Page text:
Accepting my Home
I was aghast when my Uncle Brian (also a talented painter and illustrator) likened my work to that of Mary Cassatt. This comparison stopped me in my artistic tracks and I didn't go to my studio for months. If you're not familiar, Mary Cassatt is a late 19th century painter associated with the Impressionist movement; made known by Monet, Degas and other contemporaries that chose to move away from tight realism to playful line and expressive pure colors. Cassatt's main subject matter was mother and children and the intimacy between them, and despite her looseness with paint that put her among the impressionists, her rendering of the human figure was realistic and accomplished. Ok, so why was I so appalled with this comparison? Isn't this how someone might describe my work?
The reason was sentimentality. Her work hits me like Hallmark movie. Her paintings are plastered on many calendars and "Thank You" stationary that every woman has been gifted at least once. Her work is easy to like and seems to target only women, so I saw it as weak and trivial. I was being compared to this popular notion of benign feminity and it bothered me. I've since realized my own biast.
The following are examples of paintings I have completed of my children that I have exhibited, and may be culprits to why one might compare my work to the 19th century master.
I had given into a sexist narrative and lost sight of what Mary Cassatt's popularity really meant - what she meant to women in her field at her time. While others were painting grand scenes of war or religion or romantic landscapes of greek gods, she was lifting up the careers of average women. Cassatt was never a mother herself but she observed it and admired it. She saw the less triumphant struggles and beauties of "woman's work" and put it on display as if it mattered. I also have given my life to what is deemed as "woman's work" and if that's what my artwork is telling the world, why should I be ashamed? Even my sweet unassuming uncle was aknowlegding the beauty in it, and I was defensive and repulsed.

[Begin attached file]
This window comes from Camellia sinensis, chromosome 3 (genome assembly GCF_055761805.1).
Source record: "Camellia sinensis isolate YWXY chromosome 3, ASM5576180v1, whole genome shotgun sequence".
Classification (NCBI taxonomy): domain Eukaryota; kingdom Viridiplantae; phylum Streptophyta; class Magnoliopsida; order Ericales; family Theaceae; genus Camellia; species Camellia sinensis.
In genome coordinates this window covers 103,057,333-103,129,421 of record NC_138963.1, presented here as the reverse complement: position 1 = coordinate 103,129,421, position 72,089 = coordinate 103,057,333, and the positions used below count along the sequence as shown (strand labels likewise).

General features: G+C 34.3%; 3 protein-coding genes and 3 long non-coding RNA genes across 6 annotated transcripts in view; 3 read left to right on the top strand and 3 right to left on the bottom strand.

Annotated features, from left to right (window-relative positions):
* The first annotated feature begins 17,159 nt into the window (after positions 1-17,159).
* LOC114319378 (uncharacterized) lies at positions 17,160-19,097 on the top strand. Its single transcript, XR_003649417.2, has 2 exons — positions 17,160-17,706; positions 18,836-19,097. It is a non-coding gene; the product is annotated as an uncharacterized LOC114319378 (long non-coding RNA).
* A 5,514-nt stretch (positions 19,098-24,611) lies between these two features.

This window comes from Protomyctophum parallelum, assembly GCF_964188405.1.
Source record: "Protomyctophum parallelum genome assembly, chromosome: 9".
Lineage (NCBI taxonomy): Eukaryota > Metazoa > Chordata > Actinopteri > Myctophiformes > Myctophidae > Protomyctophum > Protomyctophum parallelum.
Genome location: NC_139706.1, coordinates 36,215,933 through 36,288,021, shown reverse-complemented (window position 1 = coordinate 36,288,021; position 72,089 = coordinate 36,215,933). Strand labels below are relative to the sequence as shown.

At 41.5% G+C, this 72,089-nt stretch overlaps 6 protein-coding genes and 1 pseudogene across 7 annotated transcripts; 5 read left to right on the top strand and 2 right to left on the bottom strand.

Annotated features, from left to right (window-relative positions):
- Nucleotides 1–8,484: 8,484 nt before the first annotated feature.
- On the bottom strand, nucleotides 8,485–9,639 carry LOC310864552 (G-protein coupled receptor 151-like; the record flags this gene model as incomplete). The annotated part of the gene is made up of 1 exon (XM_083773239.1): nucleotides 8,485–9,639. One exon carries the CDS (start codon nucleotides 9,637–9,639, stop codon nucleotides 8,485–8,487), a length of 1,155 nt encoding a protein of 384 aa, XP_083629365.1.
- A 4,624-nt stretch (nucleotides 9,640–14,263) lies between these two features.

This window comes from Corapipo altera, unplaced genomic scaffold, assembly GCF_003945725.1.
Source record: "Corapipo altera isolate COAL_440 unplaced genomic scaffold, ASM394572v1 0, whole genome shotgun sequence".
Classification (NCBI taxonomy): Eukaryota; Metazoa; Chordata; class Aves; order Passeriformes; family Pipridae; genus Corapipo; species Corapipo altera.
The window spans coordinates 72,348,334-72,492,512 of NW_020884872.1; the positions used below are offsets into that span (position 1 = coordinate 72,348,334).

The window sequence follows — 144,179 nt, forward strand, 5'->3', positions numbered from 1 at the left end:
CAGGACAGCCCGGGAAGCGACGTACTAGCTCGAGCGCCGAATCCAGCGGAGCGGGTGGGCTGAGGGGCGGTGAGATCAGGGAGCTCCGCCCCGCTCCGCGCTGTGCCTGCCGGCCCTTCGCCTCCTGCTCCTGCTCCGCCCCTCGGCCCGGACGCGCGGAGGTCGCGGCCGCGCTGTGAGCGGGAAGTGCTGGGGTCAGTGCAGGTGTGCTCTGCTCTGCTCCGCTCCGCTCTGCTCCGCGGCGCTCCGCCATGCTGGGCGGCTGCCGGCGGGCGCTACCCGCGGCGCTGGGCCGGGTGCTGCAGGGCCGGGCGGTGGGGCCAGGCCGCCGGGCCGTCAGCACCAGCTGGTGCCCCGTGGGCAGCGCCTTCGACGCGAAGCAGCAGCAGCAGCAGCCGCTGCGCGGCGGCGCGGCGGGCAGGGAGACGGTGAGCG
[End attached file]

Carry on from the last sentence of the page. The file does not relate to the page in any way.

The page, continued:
In the next few months I decided to embrace it. I painted my children and my life the way I saw it. After all, during the pandemic that was all I was seeing - my life without a public job and with three children. If what I was seeing in the every day, was considered sentimental sludge, so be it. One can only paint what one knows, unless he or she risks accusations of voyerism or untruth.
Another benefit in accepting my fate as a painter of the domestic, is that my children are models without a schedule - available bodies at my disposal without compensation. Although they are undeveloped human beings, they have the same complexities to their forms which help to improve my rendering of skin covered muscles and bones. The human body is so complex, I feel like I will forever be learning how to master its complexities in paint.
I still don't know why I feel that painting my children is "less than" but its what I have at the moment. They are in my personal landscape and they are no less important than fully formed humans. I think I'm more worried about people thinking I'm sentimental (likening my work to an Anne Geddes photo) because its usually a woman's attribute and I was a daddy's girl who hoped to be his boy. No matter what my subject is, I'm trying to be my best as a painter and should be satisfied with this.